The final third deals with conquest. Two small islands in the Indian Ocean - Bourbon and Ile de France - were staging posts for French vessels that were always vigilant for the possibility of taking a passing Indiaman as a bountiful prize. The solution for Britain was to capture the two outposts. Success crowns the story but the manner of its achievement is a tragi-comedy of bloody battles mostly lost and final anti-climactic victory.
Read more ›
4 Comments 51 people found this helpful. Was this review helpful to you? Yes No Sending feedback...
Thank you for your feedback.
Sorry, we failed to record your vote. Please try again
Report abuse
Format: Kindle Edition Verified Purchase
I bought and read the book a couple of years ago, but will now buy it on Kindle as it was such an evocative account of the arduous and dangerous journey to and from India by sea in the early 1800's. As well as the military, large numbers of officials were sent out by the East India Company with their families. I have an ancestor who travelled out during this time and returned with a wife and young child. As someone who has struggled with small children on public transport the idea of months at sea with a lively toddler in the conditions described was horrendous. The ships faced the worst conditions imaginable and so many lives were lost,
As someone who hasn't read naval novels of the Napoloenic period I wasn't sure how I would get on with it. It was as easy to read as a novel and better written than many, based on meticulous but not intrusive research.
Comment 17 people found this helpful. Was this review helpful to you? Yes No Sending feedback...
Thank you for your feedback.
Sorry, we failed to record your vote. Please try again
Report abuse
Format: Paperback Verified Purchase
Storm and Conquest is a popular history book as gripping as many novels. It details the triumphs and tragedies of the East India Company over a couple of years in the early 19th century. The main players in India, South Africa, and sailing the Indian Ocean are brought to life through a fantastic summary based primarily on the letters, notes, analysis, and reports of those who were there.

The British Empire was in the ascendency post-Trafalgar and it was naval prowess that had brought glory to Britain. The navy was far from unrivalled though and the French fleet and the elements still brought many ships down. Taylor's book explores the people who were on board, how they related to each other, and what became of them when disaster struck.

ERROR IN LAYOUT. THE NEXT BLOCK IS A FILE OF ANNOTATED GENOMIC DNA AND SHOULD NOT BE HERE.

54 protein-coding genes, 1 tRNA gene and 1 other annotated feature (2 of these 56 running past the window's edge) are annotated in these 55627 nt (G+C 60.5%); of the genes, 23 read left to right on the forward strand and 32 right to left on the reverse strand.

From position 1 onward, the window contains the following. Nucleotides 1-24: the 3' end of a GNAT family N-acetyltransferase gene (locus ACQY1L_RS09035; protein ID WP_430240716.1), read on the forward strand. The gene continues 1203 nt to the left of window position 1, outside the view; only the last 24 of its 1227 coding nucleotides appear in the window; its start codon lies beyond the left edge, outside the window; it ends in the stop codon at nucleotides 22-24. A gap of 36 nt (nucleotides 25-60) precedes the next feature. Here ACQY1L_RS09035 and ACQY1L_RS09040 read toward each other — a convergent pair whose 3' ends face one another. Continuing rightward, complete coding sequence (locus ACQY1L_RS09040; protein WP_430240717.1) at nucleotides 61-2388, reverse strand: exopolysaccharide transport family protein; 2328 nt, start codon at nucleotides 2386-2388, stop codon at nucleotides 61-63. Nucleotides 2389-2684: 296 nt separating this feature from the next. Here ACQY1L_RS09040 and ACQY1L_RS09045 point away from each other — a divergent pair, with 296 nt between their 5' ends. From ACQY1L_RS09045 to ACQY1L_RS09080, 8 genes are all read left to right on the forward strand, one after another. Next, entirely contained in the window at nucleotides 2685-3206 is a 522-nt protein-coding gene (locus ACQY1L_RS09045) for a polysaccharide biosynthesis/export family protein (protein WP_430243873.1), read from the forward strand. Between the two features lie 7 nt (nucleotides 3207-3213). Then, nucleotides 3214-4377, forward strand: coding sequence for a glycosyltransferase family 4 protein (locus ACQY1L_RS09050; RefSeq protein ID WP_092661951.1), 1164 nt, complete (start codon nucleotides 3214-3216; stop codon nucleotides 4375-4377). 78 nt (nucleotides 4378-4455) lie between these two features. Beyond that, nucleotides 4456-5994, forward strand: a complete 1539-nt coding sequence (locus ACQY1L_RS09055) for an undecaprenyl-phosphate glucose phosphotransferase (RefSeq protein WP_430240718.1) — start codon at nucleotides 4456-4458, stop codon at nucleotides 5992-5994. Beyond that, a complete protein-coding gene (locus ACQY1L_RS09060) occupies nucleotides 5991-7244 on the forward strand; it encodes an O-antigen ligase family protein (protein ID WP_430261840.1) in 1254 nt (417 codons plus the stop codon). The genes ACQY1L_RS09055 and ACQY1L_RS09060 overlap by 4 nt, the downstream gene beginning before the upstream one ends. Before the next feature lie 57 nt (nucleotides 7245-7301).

What surprised me the most about this book is that it is first and foremost a description of the people involved. From the politicking over the governorship in India, the bitter recriminations between rivals for honour, and the love, romance, and illicit affairs that sparked, this is a tale of real human beings.

Taylor's analysis of those people is rarely of a fence-sitting variety. The exploits of Captain Corbet for instance are a remarkable read with Taylor firmly backing the sources that show Corbet to have been a monster despite the occasional success he wrought. Corbet's tale on the Nereide is probably the most heartbreaking of all and the cruelty of the life among the Indiamen and HM Navy is brought home vividly.

While the title of this book suggest an equal weight between Storm and Conquest, the former is much more of a presence. This is not really a book of battles and military action, more a tale of survival and intrigue.
Read more ›
Comment 25 people found this helpful. Was this review helpful to you? Yes No Sending feedback...
Thank you for your feedback.
Sorry, we failed to record your vote. Please try again
Report abuse
Format: Paperback Verified Purchase
It's a bit of a cliche, but 'Storm and Conquest' - an account of shipwrecks and naval warfare in the Indian Ocean at the time of Napoleon - really does read like a novel and a very good novel at that. Stephen Taylor captures the personalities at the heart of dramatic and, often, heart-breaking events and makes you really care about their fates.

He knows his market - there are a number of footnotes about the Patrick O'Brian novels - and, of the two distinct halves, 'Storm' is rather better than 'Conquest,' but - let's be clear - this book is a brilliant whole, linked, mostly, in the horrifying - and captivating - personality of Captain Corbet.

The highest recommendation I can give this work is that I read it pretty at much at one sitting and I have already bought two extra copies to give to friends as Christmas presents, sure in the knowledge I'm getting them something engaging, well-written and compelling.
Comment 22 people found this helpful. Was this review helpful to you? Yes No Sending feedback...
Thank you for your feedback.
Sorry, we failed to record your vote. Please try again
Report abuse

Most Recent Customer Reviews

click to open popover